Med Schools Criticize Report on Financing Medical Education

July 30, 2014

A new report by the Institute of Medicine, issued Tuesday, called for an overhaul of federal financing of physician training and residency programs. The report questioned the idea that the United States needs to increase the number of physicians it trains, but said that there is a need for much more accountability. "Current financing -- provided largely through Medicare -- requires little accountability, allocates funds independent of workforce needs or educational outcomes, and offers insufficient opportunities to train physicians in the health care settings used by most Americans," said a summary of the report.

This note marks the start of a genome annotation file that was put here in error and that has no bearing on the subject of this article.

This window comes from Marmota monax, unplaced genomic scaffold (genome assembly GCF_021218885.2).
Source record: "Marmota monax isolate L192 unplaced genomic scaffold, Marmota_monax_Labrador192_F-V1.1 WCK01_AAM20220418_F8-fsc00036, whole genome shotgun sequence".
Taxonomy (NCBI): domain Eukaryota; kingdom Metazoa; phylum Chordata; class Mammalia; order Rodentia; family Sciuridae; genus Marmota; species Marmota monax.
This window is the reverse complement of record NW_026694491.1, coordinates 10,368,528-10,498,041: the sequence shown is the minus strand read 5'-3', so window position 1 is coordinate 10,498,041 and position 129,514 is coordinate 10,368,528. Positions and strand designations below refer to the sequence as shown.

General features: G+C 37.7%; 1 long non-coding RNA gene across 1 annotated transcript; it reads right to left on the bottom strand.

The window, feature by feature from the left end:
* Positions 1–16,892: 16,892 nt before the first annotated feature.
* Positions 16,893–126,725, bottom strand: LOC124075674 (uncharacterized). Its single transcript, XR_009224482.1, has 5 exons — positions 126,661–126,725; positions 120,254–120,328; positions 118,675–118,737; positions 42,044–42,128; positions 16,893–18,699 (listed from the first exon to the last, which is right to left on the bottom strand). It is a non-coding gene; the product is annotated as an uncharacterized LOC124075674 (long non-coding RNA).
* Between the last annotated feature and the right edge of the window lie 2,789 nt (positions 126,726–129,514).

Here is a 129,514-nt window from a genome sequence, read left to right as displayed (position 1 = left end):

The Association of American Medical Colleges, which has been leading a campaign to expand the training of physicians, was quick to object to the report. "[T}he IOM’s proposal to radically overhaul graduate medical education (GME) and make major cuts to patient care would threaten the world’s best training programs for health professionals and jeopardize patients, particularly those who are the most medically vulnerable," a statement from the association said. "The committee’s proposals assume that in the coming decades, our health care workforce would require no expansion of the highly specialized services or physicians equipped to meet the needs of a growing and aging population, with ever greater need for both primary and specialty health care. By proposing as much as a 35 percent reduction in payments to teaching hospitals, the IOM’s recommendations will slash funding for vital care and services available almost exclusively at teaching hospitals."


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